Richard Horatio Edgar Wallace (1875 – 1932)
Self-publishing can be an interesting experience. As well as writing your magnum opus you need to market it and the temptation is to come up with some cunning stunt to boost sales. The sorry tale of Edgar Wallace, the latest inductee into our illustrious Hall of Fame and Britain’s most prolific author, illustrates what can go wrong.
Wallace wrote his first book, The Four Just Men – to be reviewed in July – in 1905 but struggled to find a publisher. His solution was to establish his own publishing company, Tallis. So far, so good.
The structure of the book is slightly odd in that we are told several times throughout the book that Thery, the fourth just man, had been recruited because he possessed the requisite skills required to carry out an assassination but we are not told what those are. And how the murder is accomplished is only revealed in the final pages. The reason for this is that Wallace decided to promote his book through a major advertising campaign in conjunction with the Daily Mail across Britain and the Empire – we still had one in those days. A prize of £1,000 was made available to anyone who guessed the murder method before the solution was revealed.
£1,000 was an enormous sum in those days and Wallace was prevailed upon to lower the prizes on offer to £250 for the first prize, £200 for the second and £50 for the third. Wallace blitzed the world with an extensive marketing campaign, posting advertisements on buses, hoardings and flyers and ran up a bill of £2,000 in the process. So he needed to sell £2,500 worth of books before he saw a penny of profit.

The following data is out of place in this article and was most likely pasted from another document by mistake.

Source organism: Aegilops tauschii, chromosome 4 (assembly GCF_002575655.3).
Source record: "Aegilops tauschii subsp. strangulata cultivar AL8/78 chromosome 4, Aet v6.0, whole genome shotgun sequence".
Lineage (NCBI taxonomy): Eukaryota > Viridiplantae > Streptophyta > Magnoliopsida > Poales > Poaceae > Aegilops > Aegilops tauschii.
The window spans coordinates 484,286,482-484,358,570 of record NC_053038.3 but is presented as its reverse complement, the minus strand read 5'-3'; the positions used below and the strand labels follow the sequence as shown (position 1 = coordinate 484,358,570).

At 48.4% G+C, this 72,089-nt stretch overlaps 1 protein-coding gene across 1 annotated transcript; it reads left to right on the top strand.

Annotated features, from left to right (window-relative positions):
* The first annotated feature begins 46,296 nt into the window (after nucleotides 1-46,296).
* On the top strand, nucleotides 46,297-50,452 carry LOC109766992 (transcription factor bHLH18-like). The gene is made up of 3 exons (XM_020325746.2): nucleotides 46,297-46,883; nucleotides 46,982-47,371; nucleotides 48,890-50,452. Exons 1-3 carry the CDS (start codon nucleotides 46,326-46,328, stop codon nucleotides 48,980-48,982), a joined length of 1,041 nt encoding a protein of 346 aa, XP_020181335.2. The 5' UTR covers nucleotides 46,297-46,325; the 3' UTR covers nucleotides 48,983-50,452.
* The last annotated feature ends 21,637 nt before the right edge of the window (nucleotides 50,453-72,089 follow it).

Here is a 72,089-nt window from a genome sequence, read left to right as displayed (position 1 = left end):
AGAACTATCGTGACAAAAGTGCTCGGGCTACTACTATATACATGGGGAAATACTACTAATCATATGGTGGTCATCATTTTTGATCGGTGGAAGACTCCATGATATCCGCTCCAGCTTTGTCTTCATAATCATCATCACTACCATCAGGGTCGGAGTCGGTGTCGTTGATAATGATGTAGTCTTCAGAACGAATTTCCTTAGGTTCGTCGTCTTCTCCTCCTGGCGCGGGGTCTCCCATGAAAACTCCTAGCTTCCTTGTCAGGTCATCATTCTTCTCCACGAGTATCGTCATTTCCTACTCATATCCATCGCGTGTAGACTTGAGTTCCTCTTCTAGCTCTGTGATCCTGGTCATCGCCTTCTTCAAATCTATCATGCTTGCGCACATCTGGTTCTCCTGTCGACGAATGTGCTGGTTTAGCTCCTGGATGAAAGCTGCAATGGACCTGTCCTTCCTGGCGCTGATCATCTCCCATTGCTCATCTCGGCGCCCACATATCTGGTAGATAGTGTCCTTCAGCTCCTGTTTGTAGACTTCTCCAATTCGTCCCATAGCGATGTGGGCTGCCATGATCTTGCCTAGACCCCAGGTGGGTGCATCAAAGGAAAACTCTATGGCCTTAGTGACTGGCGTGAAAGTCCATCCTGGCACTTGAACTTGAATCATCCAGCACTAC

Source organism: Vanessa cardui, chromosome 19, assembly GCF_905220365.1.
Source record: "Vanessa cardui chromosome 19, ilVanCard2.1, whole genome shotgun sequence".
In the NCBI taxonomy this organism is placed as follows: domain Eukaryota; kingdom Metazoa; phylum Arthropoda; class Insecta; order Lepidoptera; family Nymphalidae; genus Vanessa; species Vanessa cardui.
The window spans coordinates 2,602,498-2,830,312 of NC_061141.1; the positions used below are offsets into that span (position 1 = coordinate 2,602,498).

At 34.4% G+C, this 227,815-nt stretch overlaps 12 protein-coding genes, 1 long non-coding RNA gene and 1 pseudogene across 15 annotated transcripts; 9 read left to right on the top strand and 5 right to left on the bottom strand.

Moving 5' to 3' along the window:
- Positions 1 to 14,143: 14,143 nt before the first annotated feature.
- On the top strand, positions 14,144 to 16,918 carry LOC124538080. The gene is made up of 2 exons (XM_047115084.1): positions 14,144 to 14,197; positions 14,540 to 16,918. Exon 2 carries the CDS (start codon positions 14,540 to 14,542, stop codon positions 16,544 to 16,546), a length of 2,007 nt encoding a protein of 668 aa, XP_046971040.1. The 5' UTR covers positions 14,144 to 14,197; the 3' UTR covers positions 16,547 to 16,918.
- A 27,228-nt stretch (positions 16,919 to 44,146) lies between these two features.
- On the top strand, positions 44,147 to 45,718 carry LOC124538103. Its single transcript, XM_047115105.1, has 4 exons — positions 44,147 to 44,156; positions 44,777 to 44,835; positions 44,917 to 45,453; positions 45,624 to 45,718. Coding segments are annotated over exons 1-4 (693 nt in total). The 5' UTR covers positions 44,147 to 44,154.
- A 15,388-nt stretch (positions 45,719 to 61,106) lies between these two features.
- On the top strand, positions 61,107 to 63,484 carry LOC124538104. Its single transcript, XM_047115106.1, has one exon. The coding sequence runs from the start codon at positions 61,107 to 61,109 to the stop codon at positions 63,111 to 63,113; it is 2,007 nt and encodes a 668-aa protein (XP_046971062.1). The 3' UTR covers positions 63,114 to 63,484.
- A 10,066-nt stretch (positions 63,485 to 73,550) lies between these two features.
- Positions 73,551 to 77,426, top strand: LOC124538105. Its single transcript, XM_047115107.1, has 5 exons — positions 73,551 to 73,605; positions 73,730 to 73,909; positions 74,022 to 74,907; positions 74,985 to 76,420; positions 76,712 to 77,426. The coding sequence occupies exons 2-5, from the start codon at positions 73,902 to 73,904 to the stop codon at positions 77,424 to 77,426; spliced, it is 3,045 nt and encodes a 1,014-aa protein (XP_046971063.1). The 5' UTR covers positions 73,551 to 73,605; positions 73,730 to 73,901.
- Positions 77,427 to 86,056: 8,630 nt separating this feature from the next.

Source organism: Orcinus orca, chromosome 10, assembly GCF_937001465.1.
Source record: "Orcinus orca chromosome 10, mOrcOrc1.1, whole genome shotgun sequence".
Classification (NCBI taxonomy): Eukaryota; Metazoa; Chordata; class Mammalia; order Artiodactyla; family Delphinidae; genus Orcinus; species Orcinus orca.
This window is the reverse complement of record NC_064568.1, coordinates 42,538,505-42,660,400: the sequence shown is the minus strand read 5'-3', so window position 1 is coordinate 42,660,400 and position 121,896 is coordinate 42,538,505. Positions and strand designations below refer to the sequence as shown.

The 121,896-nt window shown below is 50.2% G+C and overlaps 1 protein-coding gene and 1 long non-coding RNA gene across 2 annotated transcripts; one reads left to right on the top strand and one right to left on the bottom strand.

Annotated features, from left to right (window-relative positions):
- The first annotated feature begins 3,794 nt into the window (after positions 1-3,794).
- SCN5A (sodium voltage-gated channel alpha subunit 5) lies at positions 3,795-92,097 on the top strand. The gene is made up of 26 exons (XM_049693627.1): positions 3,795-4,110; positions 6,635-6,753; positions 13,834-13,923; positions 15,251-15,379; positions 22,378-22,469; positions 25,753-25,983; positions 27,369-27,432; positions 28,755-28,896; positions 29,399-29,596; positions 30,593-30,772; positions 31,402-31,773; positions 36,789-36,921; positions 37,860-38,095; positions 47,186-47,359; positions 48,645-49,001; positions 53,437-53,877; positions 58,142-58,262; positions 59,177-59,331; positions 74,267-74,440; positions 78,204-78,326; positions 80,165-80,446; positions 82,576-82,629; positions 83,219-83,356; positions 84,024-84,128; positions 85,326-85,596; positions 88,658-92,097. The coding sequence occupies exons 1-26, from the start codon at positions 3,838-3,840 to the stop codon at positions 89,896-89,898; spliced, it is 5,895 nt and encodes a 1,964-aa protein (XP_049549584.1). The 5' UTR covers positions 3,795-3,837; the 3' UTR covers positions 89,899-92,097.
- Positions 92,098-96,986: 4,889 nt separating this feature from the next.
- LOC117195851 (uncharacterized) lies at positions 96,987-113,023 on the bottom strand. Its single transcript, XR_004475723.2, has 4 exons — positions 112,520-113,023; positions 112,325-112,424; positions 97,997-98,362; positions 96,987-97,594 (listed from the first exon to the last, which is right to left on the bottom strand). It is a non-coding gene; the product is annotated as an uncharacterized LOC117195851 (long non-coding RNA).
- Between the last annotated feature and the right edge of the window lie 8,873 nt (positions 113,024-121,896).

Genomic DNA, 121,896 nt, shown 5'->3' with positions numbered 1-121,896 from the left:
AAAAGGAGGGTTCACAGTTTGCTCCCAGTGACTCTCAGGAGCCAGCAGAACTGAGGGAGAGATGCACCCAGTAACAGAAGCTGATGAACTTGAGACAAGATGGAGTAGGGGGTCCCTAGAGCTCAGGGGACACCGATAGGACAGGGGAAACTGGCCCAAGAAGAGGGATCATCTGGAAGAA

The advertising campaign worked well and copies of the book flew off the shelves. Wallace wrote over 500 books but his first was one of his best sellers. Entries to the competition, many of which were correct, flooded in. But as befitting an inductee of our Hall of Fame, Wallace had made a disastrous mistake. He had omitted in the terms and conditions of the competition to restrict the number of winners of each prize to just one. Just before the competition closed, the lawyers of the Daily Mail told him that he was legally obliged to pay all the winners of his competition. To say that this put a hole in his financial projections is an understatement.
Wallace’s initial approach was to adopt the stance of Emil Savundra and refuse to pay out. The problem was that the final chapter of the book with the revelation of how the deed was accomplished had now been published and everyone who had entered the competition would know whether they had had a correct answer or not. The size of the prizes, particularly for the sort of people who devoured crime fiction, was of a size that they would not willingly let it go. Indeed, by early 1906 considerable doubts were being expressed about the probity of the competition and the Daily Mail, who had hosted the competition and in those days cared about their reputation, was getting increasingly concerned. Eventually, Lord Harmsworth, the proprietor, put his hand in his pocket to the tune of £5,000 to rescue the situation.
As for Wallace, he had to declare himself bankrupt and sold the rights to Sir George Newnes for a measly £75 in order to throw some scraps to his creditors. His financial situation prompted his phenomenal literary output.
Edgar Wallace, for turning a best seller into a financial disaster, you are a worthy inductee.
If you enjoyed this, why not try Fifty Clever Bastards by Martin Fone which is now available on Amazon in Kindle format and paperback. For details follow the link https://www.amazon.co.uk/s/ref=nb_sb_noss?url=search-alias%3Daps&field-keywords=fifty+clever+bastards